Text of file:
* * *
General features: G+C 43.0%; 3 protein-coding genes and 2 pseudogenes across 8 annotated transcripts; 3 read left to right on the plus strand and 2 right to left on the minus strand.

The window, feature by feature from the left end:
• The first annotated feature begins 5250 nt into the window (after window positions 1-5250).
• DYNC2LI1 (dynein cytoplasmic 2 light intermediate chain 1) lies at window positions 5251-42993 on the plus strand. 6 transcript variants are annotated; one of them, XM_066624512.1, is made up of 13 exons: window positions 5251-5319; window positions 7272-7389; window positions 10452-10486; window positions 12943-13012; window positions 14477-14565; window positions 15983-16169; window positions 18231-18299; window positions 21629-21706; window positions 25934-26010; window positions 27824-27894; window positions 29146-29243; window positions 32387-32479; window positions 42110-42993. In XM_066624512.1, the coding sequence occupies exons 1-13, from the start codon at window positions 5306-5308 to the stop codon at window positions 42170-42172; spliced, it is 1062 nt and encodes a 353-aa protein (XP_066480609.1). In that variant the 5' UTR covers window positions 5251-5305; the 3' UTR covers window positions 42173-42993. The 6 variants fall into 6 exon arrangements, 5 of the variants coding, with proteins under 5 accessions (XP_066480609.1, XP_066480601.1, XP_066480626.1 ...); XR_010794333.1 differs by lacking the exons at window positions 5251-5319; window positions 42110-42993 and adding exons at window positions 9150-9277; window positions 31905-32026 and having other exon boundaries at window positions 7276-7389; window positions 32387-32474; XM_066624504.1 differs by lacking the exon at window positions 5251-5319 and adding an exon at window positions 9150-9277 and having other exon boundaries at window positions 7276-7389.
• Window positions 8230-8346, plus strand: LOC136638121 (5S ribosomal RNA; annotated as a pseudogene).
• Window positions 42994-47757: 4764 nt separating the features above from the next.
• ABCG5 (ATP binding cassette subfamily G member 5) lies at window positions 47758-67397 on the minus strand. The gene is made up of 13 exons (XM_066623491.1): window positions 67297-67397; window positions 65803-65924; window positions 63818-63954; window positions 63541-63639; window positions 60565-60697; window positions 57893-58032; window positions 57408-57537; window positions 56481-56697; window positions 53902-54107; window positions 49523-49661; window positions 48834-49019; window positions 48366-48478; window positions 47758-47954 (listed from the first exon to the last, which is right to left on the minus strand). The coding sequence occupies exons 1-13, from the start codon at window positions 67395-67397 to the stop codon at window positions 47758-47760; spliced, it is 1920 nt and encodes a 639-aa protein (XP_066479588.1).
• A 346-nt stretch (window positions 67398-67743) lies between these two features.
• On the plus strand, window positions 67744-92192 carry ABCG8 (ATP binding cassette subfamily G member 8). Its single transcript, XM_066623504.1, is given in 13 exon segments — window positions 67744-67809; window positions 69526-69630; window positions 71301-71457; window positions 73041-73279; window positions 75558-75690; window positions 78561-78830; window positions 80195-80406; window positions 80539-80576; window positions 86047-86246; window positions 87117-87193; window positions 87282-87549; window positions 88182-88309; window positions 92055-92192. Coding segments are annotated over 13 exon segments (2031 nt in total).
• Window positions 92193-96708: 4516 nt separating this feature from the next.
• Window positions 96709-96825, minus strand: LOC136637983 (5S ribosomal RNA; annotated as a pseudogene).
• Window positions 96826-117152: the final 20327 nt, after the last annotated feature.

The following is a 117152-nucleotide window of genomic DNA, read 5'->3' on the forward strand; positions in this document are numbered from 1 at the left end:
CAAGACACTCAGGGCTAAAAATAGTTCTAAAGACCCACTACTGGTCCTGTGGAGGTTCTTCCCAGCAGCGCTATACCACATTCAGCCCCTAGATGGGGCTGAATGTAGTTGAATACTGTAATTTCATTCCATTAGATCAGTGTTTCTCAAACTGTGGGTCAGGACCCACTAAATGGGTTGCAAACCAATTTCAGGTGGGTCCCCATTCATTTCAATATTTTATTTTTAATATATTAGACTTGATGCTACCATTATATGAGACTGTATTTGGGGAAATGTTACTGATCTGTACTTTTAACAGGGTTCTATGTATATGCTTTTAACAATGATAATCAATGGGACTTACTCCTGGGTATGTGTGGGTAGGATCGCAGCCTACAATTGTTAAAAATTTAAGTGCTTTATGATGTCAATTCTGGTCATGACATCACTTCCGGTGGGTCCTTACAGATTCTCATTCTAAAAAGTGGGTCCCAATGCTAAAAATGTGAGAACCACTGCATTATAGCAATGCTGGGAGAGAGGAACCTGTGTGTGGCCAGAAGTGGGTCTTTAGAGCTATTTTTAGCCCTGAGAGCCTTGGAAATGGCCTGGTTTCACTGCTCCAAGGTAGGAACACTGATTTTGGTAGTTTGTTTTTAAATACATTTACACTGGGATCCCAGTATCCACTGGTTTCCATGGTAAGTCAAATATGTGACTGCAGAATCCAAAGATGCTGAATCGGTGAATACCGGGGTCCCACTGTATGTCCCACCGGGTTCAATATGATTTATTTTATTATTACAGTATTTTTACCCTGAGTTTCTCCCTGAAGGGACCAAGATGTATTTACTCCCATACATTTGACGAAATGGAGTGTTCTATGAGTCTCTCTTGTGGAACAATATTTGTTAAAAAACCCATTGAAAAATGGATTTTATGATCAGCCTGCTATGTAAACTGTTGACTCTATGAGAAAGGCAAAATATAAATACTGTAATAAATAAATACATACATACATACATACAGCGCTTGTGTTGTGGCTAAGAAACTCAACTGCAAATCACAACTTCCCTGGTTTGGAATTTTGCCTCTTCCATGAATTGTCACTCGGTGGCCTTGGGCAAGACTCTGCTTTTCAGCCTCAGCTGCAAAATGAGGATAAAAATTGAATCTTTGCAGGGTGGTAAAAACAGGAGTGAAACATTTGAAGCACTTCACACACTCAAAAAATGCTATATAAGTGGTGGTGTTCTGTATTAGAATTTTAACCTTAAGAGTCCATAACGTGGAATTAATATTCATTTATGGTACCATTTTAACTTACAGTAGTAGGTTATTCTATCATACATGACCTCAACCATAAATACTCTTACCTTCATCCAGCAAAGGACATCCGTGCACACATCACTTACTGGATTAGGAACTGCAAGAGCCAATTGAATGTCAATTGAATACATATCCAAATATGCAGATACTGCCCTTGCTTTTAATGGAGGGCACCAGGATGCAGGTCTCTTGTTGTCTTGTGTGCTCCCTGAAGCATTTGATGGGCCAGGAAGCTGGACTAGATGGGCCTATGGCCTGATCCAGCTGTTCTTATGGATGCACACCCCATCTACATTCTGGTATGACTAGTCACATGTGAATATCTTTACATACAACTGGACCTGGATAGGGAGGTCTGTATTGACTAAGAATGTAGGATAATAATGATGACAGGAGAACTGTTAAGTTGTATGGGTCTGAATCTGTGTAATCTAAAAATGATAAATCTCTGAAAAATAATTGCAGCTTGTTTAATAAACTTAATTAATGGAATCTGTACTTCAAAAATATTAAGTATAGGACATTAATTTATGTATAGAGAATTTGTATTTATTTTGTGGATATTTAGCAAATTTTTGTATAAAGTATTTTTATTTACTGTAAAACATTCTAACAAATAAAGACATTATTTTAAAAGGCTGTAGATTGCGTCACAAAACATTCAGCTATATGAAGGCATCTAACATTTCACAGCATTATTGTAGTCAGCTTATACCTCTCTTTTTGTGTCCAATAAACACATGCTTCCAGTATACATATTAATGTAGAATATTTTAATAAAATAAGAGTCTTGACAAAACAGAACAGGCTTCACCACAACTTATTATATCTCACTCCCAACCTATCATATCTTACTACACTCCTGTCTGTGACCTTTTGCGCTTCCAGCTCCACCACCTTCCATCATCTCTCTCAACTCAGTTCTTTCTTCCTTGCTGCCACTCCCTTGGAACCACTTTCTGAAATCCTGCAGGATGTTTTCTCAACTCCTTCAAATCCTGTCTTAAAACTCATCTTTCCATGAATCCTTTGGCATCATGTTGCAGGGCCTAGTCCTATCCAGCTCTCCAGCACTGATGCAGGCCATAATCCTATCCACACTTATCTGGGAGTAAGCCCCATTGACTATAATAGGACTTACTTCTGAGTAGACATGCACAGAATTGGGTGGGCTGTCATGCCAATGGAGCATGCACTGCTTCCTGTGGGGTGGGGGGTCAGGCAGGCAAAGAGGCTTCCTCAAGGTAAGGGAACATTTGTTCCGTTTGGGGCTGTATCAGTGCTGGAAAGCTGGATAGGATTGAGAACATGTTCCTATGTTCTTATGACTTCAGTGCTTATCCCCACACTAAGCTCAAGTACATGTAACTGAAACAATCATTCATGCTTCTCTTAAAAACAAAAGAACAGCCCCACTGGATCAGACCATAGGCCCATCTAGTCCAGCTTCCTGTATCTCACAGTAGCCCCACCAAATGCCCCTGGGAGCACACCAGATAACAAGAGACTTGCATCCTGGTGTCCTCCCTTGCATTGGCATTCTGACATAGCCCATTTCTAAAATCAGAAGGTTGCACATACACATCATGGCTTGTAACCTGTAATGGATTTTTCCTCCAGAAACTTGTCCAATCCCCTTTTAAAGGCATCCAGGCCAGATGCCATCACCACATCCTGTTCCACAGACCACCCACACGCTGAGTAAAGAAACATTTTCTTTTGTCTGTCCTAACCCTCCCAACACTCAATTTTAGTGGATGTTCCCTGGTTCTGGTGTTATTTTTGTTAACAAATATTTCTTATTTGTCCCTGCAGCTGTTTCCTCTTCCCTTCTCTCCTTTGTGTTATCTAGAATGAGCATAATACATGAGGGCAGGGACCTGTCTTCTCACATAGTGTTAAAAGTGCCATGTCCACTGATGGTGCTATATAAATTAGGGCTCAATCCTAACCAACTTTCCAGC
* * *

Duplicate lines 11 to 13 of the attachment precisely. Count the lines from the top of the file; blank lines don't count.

• Window positions 96709-96825, minus strand: LOC136637983 (5S ribosomal RNA; annotated as a pseudogene).
• Window positions 96826-117152: the final 20327 nt, after the last annotated feature.

The following is a 117152-nucleotide window of genomic DNA, read 5'->3' on the forward strand; positions in this document are numbered from 1 at the left end: